Finding the Knysna Seahorse: Mini-blog 2

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Sunrise in Kariega

Today was the first day of collecting samples in South Africa and the first sampling location was the Kariega estuary, near Kenton-On-Sea. We were joined by two researcher from SAIAB (South African Institute for Aquatic Biodiversity), who study a relative of the Knysna seahorse: the estuarine pipefish (Syngnathus watermeyeri). A species which is critically endangered, it is in fact so rare, that it was thought to be extinct in the early nineties until it was re-sighted in 1995. Since we are collecting environmental DNA (eDNA) samples in this area, we decided to temporarily team up with Paul and Nikki to see if this rare species can be detected with eDNA.

But what exactly is eDNA, or more precisely, how does it work?

The basis of this method is that all living beings contain DNA in their cells, and that all living beings “shed” this DNA in their environment. On land this can for example be through hair or feces, for fish this can happen through mucus, excrement, scales, etc.  These tiny bits of DNA then float in the environment (the water in our case), which brings us to the actual sampling.

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Kariega estuary, full of tiny bits of environmental DNA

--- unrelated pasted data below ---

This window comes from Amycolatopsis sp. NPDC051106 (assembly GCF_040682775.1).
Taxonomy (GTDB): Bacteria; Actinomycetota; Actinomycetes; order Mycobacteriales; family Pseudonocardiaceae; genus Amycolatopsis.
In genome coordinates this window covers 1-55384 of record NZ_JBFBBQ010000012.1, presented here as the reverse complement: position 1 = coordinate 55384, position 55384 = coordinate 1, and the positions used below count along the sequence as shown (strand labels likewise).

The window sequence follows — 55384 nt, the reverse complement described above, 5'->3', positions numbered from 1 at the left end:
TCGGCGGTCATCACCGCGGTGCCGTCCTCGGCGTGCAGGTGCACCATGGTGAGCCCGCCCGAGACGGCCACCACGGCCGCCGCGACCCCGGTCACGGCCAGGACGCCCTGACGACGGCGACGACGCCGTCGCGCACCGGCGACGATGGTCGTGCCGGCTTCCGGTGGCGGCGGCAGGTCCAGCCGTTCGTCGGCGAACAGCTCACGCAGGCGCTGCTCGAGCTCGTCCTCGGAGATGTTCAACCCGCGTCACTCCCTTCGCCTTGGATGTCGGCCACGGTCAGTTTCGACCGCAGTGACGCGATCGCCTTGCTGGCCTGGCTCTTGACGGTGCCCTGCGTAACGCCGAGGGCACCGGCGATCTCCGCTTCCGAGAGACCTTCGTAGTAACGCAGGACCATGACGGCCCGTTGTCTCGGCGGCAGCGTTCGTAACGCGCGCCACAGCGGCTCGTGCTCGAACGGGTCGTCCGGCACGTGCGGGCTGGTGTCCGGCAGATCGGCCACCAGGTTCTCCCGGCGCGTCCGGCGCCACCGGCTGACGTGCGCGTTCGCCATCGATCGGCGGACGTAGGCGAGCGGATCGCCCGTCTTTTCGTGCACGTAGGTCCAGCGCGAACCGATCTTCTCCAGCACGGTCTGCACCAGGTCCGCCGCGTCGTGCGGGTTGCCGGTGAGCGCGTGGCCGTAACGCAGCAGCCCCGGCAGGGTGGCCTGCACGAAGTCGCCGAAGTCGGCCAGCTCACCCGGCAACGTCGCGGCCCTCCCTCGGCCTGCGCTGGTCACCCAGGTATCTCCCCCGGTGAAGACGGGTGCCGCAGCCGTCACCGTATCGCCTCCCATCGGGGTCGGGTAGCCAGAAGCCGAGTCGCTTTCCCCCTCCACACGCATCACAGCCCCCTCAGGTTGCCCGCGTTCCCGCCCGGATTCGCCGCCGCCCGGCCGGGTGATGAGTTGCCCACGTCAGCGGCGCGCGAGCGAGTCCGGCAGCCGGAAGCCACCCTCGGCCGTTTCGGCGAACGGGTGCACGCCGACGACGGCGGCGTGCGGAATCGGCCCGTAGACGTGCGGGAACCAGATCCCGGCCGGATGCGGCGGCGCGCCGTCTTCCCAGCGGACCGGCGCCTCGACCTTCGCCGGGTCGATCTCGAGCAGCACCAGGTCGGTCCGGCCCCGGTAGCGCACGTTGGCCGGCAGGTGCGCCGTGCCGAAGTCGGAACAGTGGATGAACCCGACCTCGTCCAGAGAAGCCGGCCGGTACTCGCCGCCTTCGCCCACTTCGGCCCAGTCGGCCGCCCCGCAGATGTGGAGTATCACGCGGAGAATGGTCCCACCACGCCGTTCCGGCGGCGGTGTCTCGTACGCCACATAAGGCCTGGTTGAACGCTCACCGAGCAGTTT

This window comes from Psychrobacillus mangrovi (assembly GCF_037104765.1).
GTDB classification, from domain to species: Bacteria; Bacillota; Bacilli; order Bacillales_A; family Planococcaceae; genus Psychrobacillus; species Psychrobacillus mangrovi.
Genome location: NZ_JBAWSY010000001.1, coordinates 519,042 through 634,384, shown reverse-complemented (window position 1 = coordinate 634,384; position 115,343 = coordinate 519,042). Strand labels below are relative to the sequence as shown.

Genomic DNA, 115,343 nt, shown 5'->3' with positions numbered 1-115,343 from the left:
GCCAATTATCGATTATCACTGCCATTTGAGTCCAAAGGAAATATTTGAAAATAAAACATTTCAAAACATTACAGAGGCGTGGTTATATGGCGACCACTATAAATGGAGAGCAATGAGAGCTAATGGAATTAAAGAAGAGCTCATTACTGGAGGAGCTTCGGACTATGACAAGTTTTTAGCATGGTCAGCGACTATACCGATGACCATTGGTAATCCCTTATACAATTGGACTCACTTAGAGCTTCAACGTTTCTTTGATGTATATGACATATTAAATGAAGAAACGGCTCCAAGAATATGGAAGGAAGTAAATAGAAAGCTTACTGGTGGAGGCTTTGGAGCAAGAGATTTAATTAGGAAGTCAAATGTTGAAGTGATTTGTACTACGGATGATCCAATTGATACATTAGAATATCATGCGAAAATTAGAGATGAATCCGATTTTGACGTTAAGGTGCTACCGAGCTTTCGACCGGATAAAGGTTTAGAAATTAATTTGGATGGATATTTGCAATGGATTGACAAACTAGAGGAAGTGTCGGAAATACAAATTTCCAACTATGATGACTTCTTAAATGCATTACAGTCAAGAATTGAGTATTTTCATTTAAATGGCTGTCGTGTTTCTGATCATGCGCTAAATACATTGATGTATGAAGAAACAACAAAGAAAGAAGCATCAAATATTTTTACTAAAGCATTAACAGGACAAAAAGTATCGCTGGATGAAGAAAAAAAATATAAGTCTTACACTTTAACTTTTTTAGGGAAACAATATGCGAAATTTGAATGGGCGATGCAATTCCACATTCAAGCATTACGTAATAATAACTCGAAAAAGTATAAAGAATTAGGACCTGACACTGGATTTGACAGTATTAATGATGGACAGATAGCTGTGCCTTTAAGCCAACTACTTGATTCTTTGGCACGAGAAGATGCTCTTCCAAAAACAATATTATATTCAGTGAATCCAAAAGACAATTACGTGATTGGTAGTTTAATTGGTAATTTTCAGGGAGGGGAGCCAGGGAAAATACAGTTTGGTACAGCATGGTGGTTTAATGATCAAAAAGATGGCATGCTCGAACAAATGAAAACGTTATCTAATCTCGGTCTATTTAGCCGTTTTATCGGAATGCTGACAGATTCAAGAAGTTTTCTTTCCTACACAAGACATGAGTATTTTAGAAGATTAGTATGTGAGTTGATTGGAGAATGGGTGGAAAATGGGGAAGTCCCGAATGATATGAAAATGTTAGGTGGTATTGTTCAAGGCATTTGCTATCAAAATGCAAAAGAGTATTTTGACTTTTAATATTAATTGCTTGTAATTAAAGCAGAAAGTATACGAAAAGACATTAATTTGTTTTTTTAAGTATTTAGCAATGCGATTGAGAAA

Collecting eDNA is pretty simple, we just scoop up water. That’s it. Really. But the actual work begins after the water is collected. The first step is to filter the water using a very fine filter which (hopefully) traps all the DNA in the water. At this point there is a LOT of DNA on the filter paper, most of which will be from bacteria, or larger species you may or may not be interested in.

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Filtering water, exciting stuff!

The tricky next step (which will be done in the TrEnD laboratory at Curtin University), is to find the DNA you are looking for, which is very much like searching for a needle in a haystack. But both the hay and the needle are so small you can’t actually see it with a microscope. Scientists much smarter than me found a very clever solution to this: they invented a kind of magnet that basically pulls out the needle.

This magnet is called a “primer” and is based on how the DNA of different species (or families, or genera) is different from each other. These differences make it possible for geneticists to develop primers (=magnets) that can detect different things. Some primers are used to detect multiple species, for example: there are primers that will detect (almost) all bony fishes, others could be used to detect sharks. Other primers are more specific, like in our case, where we try to detect only 1 species. Alternatively, another project at Curtin University is currently working on a true “seahorse-magnet”: a primer that will detect all seahorse DNA in the water, regardless which species of seahorse.

As you can imagine, eDNA is a very exciting method with lots of potential uses. It is also a relatively new method, so lots of finer details still need to be studied to make the most of this technique.